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Family Support Is Critical

I was diagnosed with severe COPD on my 63rd birthday. I knew something was going on so I intentionally made an appointment to see a Pulmonary Specialist as a birthday present to myself.
I went alone to that first appointment not expecting to hear things were even worse than I thought. Three years later I continue to go by myself dutifully as need to do my best to slow the progress of this disease down. I don't purposely go to my appointments alone. But I have no choice because those I hoped would be there for me simply have chosen to turn a blind eye to this disease and how I am being impacted by it. I can somewhat understand why my adult bipolar daughter doesn't want to be bothered as her mental illness 100% affects how she engages with me as her mom. In her mind, I'm not allowed to have a disease that could and most likely will shorten my life span. It would mean she would have to learn to survive on her own. She is simply not in a place mentally to be able to do that as long as I am capable of caring for myself, albeit at a much slower pace than before.
My son is a busy father of 4 active sons, is a business owner, and also works full-time outside his own business, in the industry that his business is built upon. Photography and videos of many aspects of our outdoor environment through the use of drones. The company he works for focuses on the agricultural aspect. His private business is real estate related. All consume much of his time and he, I believe, is in denial to some degree about where my future lies. All children want to believe that their parents are invincible.
But the most critical support one needs when married is that of their spouse. And mine has made no effort to learn or understand this disease and what he can do to make my quality of life much better. He is seemingly indifferent about it all. He can see I struggle to do simple household chores that will keep our home clean and clutter-free. He has never asked how an appointment may have gone, and I have so many more after being diagnosed in 2019 with stage 1 lung cancer. He cannot even tell you when my last CT scan was or what it showed.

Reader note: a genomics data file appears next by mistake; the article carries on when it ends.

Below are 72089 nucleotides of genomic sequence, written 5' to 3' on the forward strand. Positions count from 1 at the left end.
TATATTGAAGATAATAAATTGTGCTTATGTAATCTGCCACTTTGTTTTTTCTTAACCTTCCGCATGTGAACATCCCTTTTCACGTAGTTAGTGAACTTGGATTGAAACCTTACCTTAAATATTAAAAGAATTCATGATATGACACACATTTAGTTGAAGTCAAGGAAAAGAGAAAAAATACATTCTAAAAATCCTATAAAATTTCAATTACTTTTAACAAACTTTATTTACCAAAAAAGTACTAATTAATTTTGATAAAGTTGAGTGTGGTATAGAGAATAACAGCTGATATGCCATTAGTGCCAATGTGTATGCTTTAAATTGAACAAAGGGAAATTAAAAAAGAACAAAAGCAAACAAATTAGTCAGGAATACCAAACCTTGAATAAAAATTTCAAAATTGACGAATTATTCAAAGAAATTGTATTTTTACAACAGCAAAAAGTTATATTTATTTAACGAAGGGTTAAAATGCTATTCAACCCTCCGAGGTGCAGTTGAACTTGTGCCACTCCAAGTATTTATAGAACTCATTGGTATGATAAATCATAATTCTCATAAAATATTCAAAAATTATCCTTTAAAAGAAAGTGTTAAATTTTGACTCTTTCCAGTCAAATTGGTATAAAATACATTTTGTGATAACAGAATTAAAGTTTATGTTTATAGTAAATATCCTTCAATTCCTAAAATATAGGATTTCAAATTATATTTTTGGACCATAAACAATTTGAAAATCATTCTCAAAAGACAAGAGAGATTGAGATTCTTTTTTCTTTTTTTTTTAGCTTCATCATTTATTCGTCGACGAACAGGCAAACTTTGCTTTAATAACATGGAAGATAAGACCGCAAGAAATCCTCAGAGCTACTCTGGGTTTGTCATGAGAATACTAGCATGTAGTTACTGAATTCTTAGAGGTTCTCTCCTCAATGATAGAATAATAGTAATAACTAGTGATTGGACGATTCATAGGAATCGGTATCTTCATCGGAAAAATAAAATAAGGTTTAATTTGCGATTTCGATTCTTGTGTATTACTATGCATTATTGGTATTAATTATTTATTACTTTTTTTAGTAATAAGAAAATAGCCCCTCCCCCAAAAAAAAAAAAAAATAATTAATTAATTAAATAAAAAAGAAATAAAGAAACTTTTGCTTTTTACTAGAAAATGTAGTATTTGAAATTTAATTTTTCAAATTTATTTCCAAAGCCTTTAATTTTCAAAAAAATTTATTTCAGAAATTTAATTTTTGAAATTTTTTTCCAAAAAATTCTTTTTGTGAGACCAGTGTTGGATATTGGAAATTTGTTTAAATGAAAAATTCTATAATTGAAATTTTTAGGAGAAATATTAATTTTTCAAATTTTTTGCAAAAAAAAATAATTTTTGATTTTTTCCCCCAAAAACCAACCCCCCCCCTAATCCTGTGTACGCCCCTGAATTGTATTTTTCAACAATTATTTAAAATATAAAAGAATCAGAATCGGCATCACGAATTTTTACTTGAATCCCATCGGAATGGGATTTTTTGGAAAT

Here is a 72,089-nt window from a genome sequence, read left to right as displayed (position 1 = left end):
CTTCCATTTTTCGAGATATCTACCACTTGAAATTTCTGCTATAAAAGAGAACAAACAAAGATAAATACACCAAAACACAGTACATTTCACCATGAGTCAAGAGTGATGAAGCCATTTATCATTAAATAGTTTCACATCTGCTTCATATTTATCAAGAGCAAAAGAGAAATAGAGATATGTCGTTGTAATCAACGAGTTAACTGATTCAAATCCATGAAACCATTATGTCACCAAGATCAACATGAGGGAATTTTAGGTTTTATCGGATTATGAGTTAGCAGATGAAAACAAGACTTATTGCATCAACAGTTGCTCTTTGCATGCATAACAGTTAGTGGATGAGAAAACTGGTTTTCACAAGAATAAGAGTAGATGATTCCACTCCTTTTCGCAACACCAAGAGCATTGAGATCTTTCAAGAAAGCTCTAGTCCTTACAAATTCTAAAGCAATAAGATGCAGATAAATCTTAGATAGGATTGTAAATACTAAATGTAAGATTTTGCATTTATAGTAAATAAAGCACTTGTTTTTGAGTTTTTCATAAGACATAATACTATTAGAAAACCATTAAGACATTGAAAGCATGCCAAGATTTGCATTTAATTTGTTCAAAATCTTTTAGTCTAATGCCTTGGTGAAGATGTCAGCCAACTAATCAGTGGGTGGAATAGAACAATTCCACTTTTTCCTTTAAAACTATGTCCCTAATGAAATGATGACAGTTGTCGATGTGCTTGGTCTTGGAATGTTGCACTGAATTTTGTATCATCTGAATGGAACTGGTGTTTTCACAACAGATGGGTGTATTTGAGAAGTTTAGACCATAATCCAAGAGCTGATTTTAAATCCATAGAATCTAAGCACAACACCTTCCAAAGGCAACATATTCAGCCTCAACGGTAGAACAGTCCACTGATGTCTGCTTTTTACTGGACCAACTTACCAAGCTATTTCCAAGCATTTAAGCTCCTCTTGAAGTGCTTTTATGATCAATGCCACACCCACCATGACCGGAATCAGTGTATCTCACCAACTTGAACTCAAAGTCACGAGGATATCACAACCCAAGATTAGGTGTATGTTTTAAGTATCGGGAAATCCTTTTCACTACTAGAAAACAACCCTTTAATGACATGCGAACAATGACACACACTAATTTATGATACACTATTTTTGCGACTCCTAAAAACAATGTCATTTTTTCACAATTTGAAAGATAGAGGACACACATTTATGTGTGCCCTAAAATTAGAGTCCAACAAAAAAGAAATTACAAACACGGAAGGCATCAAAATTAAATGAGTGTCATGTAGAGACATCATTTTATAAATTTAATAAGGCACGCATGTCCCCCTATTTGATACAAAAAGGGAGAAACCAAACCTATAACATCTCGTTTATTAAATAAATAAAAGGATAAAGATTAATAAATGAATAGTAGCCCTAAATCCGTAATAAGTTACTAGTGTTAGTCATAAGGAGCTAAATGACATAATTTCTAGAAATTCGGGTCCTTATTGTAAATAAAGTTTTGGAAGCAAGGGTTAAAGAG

But this is not about me having a "pity party" for myself. This is to educate family members who have someone recently diagnosed with COPD and stepping up to support them 100% from the day they are given the diagnosis. Their ability to accept, adapt and continue to live the best possible life they can is significantly inhanced when those they love join them in their journey.
I have never felt so alone as I do right now and if you are a child or a spouse of someone with COPD I would urge you to take steps now to let your loved one know that they are not alone in this journey.
Don't wait to be asked to drive a parent or spouse to yet another appointment, just do it. Be dressed and ready to go as they get ready to walk out that door thinking, once again, it was just them going.
Don't wait to be asked to help clean the home or do some laundry, just do it. If a child and you see that your parent is struggling to manage despite the other adult in the home, intervene and start doing what needs to happen to make sure your parent with COPD is living in a clean, uncluttered and chaos-free environment or hire someone to come in to restore order. If not possible to do that because the other adult is resistant, help the parent with COPD find a new place to live that is clutter-free and easy for them to manage and regain their independence. Do whatever needs to happen to ensure their quality of life is not being unfairly compromised by another person in the home unwilling to see the writing on the wall.
Don't presume that we will ask for help as most of us won't as we, ourselves, are fighting in accepting this devastating diagnosis. Most of us worked hard our entire lives, and many of us are used to being the caregiver not the recipient of extra care. It can be an issue of pride. It can be an issue of not wanting to burden others. But whatever the reason may be, don't allow us to just accept things that can be fixed and will significantly improve our quality of life. My saving grace at this point is my son has finally opened his eyes enough to see my situation as it is now is the worse possible scenario for me long term. He is working with me to find an apartment that I can be happy with and enjoy living independently in a much safer and healthier environment. We just have to decide if that means remaining in the state I currently live in or moving to another where I have a large retired Navy community that will become an unwaivering support system in managing my life with COPD. Those roots sometimes run deeper than blood family. We have an entire winter to figure it all out.
Just know, that the key in living a longer, more productive life as a person who just happens to have COPD is the hands on involvement of your family from day one that will significantly enhance your overall quality of life. Don't be me. And family member's don't be mine.

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This article represents the opinions, thoughts, and experiences of the author; none of this content has been paid for by any advertiser. The team does not recommend or endorse any products or treatments discussed herein. Learn more about how we maintain editorial integrity here.

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